A transition metal is a metal that can form one or more stable ions with an incomplete d sub-level. This allows for the formation of coloured ions. In addiiton, transition metals have variable oxidation states, which is useful for catalysis. Transition metals also form complexes (see below).
A complex is a central metal atom or ion surrounded by a ligand. A ligand is a molecule or ion that forms a co-ordinate bond with a transition metal by donating a pair of electrons. Different complexes have different shapes depending on the co-ordination number as well as the ligand size. Ligands could be monodente, bidentate or multidentate.
The binding of ligands splits d orbitals apart and d electrons move from the ground state to an excited site when light is absorbed. Transition metal colours arise due to some wavelengths of light being absorbed and the rest reflected. The energy gap between the 2 orbitals can be calculated as E = hf where h is the Planck's constant and f is the frequency.
Ligand substitution is where one ligand within a metal complex is swapped to another ligand. Substitution of similarly sized ligands resolves in no change in the coordination number but substitution of different sized ligands resolves in a change in the coordination number. The chelate effect states that multidentate ligands always form much more stable complexes than monodente ligands due to the increase in entropy.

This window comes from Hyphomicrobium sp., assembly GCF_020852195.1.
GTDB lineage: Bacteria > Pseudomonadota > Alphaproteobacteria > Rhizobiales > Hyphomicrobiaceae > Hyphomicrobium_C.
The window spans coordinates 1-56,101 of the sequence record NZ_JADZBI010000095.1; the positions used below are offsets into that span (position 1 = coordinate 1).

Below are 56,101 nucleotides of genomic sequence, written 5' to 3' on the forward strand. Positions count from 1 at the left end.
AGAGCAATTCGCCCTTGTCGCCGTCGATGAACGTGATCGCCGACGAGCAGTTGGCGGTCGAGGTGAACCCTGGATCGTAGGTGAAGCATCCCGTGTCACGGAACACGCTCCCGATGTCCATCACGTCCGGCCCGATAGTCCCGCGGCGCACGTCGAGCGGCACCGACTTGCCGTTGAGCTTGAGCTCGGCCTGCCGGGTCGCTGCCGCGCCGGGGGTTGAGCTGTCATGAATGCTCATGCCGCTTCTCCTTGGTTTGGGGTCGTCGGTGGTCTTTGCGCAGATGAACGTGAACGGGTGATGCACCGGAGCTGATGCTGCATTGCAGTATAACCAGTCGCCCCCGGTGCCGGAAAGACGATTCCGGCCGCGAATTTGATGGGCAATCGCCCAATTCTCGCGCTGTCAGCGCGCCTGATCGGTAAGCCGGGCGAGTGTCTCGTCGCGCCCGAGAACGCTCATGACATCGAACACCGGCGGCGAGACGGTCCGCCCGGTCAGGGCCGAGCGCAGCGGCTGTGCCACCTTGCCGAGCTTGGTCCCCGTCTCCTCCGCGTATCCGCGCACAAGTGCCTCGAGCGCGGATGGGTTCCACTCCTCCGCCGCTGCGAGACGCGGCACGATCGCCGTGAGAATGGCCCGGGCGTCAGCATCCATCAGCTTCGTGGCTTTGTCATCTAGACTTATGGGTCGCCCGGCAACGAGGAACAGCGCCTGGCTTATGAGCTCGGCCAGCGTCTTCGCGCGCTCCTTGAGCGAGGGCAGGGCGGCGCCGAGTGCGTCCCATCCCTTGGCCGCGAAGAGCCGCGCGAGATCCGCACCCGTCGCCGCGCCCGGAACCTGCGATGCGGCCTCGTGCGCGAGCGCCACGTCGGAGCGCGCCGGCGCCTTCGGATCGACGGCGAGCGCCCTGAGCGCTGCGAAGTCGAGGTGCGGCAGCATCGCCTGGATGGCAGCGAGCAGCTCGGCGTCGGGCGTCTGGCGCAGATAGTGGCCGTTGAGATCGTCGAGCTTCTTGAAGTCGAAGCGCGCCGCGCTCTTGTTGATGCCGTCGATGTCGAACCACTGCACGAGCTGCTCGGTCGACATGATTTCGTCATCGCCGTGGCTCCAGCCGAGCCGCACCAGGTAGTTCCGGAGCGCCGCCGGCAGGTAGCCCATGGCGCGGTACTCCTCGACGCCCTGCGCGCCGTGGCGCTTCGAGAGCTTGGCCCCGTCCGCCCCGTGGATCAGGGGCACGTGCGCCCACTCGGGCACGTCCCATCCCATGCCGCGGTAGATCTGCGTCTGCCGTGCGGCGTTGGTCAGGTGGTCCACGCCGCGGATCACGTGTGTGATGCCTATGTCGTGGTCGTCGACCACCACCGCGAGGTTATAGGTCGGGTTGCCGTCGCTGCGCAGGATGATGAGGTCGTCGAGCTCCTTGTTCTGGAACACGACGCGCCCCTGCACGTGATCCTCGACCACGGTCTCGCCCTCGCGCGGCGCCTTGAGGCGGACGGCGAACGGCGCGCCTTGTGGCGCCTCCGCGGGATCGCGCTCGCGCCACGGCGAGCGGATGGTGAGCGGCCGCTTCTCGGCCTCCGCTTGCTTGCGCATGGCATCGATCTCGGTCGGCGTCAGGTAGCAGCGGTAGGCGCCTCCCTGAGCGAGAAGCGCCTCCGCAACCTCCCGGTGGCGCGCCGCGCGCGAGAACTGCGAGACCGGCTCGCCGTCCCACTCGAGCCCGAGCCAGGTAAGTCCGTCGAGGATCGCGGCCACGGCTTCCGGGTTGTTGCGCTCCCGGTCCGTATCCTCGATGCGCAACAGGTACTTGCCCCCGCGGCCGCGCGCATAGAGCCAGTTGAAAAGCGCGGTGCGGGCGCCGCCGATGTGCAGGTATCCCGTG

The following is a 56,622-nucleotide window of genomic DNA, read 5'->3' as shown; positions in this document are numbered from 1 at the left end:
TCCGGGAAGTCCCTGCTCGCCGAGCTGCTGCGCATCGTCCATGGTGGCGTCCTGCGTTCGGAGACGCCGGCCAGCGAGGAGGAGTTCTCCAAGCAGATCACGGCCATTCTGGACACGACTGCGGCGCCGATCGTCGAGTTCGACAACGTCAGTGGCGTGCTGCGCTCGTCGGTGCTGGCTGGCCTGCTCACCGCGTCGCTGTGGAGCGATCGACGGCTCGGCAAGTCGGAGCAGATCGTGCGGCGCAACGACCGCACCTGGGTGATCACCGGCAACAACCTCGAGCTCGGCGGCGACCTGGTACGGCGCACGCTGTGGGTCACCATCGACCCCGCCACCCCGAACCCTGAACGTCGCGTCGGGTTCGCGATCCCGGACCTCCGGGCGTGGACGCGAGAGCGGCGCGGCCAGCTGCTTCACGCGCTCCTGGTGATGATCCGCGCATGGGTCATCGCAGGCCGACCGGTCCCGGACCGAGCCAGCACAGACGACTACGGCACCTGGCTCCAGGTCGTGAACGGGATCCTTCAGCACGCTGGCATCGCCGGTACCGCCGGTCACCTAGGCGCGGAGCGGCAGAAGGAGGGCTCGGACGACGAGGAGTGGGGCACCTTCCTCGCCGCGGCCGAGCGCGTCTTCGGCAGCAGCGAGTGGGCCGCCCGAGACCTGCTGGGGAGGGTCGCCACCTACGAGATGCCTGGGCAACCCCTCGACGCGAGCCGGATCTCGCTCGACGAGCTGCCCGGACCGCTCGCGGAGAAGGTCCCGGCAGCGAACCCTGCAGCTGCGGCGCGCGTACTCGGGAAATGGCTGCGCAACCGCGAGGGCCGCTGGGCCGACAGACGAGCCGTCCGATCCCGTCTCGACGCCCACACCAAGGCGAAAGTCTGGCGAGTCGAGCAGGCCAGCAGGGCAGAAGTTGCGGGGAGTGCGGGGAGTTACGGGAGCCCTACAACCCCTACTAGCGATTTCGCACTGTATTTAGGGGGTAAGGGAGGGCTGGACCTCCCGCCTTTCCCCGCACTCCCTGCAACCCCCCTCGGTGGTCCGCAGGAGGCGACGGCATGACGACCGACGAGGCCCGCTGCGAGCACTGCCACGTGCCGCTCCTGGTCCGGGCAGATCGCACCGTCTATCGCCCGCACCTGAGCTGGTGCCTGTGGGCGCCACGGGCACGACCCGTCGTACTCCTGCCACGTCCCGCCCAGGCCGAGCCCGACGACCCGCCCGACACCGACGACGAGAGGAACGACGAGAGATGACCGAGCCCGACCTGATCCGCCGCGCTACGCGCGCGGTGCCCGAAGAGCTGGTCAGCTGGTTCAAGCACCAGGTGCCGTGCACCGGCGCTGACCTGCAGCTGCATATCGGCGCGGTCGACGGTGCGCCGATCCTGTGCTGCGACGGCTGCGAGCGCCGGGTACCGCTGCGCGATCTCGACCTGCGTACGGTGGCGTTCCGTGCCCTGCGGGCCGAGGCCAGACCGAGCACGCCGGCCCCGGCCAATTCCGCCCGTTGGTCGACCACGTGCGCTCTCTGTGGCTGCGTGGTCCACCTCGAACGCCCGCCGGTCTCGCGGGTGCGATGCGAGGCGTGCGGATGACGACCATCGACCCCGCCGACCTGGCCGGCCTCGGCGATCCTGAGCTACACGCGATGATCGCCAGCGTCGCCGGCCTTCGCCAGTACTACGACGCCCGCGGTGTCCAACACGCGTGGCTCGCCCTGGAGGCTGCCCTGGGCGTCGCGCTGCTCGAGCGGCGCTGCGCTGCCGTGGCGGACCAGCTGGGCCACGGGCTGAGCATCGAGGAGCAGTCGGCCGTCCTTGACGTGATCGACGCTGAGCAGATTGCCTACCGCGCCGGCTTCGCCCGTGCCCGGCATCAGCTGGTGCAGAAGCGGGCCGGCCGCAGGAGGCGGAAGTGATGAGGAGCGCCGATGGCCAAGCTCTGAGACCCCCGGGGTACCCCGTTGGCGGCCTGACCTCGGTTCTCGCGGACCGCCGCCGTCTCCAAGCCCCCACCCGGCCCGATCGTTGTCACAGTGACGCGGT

Vanadium contains ions with different possible oxidation numbers and different species are formed by the reduction of vanadate ions by zinc in acidic solution. Different vanadium species contain different visible colours. The redox potential for a transition metal ion changing from a higher to a lower oxidation state is influenced by pH and by the ligand.
Besides acid-base neutralisation reactions, titrations can also be carried out by transition metal redox reactions. 2 examples of redox titrations include reacting Fe2+ with manganate ions as well as C2O42- with manganate ions.
There are 2 types of catlysts - homogenous catlysts (same phase as reactants) and hetrogeneous catalysts (different phase as reactants). Homogenous catalysts often involve forming an intermediate species to lower the activation energy by having 2 oppositely charged ions reacting together.